A Couple of Good Books

A while back I reviewed a book which posited that many books that are not Christian are still good for our spiritual growth (see Recovering the Lost Art of Reading by Leland Ryken and Glenda Faye Mathes). They do this by making us think deeply about the human condition, to learn new things, to develop empathy for other people. So in this post, I thought I’d mention several books I’ve read recently that fit that description.

The Shape of Family by Shilpi Somaya Gowda

In this book tragedy strikes a family when their young son drowns in their swimming pool. Here are some of the questions it made me think about:

*What is a family, and what holds a family together?

*How do spiritual disciplines help us navigate grief and other challenges of life? Can spirituality become too self focused?

*Which is more important — achievement or relationships, honesty or success?

*What happens when we hide or misrepresent who we are or how we feel?

*How do different people react and cope with tragedy?

It also made me understand how a person from a different culture (in this case India) may react differently, and how a child with two cultural heritages may feel isolated and have trouble fitting in.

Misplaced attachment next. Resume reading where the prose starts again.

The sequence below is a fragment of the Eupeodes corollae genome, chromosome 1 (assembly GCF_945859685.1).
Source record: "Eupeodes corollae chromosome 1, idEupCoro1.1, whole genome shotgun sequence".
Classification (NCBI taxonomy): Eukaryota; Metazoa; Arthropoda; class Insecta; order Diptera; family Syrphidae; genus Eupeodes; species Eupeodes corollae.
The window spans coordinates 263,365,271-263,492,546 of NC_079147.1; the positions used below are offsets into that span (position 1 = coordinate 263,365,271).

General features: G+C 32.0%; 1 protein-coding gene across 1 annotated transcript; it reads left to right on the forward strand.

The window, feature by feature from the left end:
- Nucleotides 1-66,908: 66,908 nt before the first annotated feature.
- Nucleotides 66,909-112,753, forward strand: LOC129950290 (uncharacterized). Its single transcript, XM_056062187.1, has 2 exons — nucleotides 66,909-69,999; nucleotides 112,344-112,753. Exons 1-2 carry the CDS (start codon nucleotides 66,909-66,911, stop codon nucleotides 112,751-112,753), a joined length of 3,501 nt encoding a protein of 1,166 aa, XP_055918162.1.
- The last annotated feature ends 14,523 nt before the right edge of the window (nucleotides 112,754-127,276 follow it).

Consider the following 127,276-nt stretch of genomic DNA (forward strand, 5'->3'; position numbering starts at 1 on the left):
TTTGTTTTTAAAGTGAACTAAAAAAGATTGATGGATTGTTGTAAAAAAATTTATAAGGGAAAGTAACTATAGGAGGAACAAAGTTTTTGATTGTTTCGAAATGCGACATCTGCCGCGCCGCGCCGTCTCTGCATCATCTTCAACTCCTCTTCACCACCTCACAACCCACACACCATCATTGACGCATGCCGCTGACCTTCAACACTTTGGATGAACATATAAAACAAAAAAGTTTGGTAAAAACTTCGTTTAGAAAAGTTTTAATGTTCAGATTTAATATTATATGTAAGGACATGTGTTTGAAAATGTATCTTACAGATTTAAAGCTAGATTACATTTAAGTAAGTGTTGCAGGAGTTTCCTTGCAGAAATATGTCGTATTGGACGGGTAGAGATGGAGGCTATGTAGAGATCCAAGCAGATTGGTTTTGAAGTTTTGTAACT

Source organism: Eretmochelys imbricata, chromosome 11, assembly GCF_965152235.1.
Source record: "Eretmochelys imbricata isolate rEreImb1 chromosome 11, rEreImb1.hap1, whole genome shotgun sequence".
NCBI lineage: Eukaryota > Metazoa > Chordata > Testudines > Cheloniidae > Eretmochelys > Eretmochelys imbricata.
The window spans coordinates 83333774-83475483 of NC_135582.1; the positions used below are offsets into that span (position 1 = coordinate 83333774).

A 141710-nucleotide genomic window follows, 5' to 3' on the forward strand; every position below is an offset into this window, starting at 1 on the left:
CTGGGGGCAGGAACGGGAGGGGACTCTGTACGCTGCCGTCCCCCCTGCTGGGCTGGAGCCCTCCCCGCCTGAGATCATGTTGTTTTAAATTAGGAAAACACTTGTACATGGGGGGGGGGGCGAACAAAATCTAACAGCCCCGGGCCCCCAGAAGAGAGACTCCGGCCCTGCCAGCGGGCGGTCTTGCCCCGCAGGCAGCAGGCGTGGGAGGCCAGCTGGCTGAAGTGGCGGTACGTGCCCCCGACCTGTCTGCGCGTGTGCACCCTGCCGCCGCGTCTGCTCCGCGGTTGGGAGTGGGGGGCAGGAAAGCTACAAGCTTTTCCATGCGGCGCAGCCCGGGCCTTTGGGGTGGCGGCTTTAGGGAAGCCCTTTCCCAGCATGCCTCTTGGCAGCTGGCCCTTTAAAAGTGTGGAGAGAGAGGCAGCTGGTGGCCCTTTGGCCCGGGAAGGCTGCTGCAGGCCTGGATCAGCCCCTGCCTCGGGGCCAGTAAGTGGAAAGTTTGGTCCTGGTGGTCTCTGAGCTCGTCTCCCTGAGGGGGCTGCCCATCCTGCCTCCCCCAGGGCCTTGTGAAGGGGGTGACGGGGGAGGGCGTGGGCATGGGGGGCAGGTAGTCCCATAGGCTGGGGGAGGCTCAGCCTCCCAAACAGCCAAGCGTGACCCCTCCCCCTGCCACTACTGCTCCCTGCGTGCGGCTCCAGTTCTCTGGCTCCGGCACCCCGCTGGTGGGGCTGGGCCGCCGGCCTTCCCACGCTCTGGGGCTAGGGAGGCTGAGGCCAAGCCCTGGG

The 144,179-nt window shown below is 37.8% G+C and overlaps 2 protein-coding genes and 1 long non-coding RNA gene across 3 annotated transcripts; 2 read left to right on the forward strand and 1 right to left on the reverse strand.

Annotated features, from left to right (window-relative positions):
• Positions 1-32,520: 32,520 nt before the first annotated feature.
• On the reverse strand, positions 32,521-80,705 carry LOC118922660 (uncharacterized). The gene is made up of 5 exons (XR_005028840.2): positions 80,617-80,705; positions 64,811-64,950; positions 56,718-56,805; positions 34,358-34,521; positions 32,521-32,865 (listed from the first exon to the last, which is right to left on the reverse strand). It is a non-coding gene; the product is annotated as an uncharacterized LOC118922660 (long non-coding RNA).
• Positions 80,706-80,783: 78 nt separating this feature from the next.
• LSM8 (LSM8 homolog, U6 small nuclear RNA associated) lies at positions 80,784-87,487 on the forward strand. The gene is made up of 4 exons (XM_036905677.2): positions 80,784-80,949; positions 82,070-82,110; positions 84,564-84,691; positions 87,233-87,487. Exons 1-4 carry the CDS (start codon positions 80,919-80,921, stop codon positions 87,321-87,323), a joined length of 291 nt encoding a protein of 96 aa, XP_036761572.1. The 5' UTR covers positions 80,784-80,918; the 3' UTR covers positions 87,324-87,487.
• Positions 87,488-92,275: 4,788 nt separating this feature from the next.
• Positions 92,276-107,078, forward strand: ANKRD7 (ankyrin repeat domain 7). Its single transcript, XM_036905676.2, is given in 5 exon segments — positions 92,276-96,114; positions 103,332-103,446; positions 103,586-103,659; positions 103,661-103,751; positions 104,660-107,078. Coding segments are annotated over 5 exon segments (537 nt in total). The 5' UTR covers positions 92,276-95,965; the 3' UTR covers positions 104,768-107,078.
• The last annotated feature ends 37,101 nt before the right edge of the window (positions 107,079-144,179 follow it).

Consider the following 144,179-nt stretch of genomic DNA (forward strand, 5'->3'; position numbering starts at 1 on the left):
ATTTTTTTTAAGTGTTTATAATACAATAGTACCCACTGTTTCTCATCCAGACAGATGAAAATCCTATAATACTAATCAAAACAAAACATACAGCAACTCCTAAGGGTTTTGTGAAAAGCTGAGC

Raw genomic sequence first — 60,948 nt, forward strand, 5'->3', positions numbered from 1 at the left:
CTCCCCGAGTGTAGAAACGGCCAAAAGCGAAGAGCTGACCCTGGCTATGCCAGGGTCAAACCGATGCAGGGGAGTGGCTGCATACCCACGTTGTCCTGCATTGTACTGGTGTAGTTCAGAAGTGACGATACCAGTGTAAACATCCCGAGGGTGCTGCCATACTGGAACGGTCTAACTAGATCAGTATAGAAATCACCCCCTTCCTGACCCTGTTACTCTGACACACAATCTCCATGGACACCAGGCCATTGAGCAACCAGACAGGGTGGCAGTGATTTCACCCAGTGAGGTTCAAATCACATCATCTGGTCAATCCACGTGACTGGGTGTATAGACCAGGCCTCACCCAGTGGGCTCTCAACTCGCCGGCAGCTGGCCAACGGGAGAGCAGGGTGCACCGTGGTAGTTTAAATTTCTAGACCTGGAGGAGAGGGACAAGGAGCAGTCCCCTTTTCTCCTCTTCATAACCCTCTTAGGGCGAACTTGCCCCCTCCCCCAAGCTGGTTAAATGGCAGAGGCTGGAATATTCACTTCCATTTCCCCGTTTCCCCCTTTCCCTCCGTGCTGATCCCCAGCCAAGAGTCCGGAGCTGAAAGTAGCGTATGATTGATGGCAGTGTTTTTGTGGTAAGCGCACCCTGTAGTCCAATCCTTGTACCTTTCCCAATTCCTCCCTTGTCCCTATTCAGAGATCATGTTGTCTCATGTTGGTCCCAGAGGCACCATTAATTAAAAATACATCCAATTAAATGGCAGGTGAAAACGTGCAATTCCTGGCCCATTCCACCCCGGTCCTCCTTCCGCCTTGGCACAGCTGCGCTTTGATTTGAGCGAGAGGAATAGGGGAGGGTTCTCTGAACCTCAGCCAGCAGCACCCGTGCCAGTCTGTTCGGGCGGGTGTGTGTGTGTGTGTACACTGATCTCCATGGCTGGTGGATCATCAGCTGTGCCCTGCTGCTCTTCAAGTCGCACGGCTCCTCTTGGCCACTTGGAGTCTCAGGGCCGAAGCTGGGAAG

The Midnight Library by Matt Haig

This book can be best characterized as fantasy, not my usual choice, but I liked it. Main character Nora Seed, finds her life rather sad and unfulfilling. In a near death experience, she finds herself in a library where there are many, many books — each one telling the story of her life had she made a different decision somewhere along the line. It made me wonder ….

*What regrets do I have about my life?

*If I had made other choices would my life be better, or just different?

*What makes life worth living?

What good books have you read recently? I’d love to hear about them. Every book we read can teach us something and be an avenue for applying the Christian world view to life.

For more about reading see:

More About Books & Reading

The Art of Mindful Reading by Ella Berthoud– Book Review

Stewardship of My Reading

What is my Worldview?

My husband is doing a series of sermons on having a Christian worldview, and with his permission, I’ll be posting some parts that seem interesting and relevant.  This is the first.

Weltanschauung, it’s a German word that translates into worldview in English.  It refers to how people live their lives and relate to the world around them.  Each of us has a worldview–if we didn’t we would be dead because everyone has to have some way of dealing with the world and some means of understand  what is happening around us.  For example: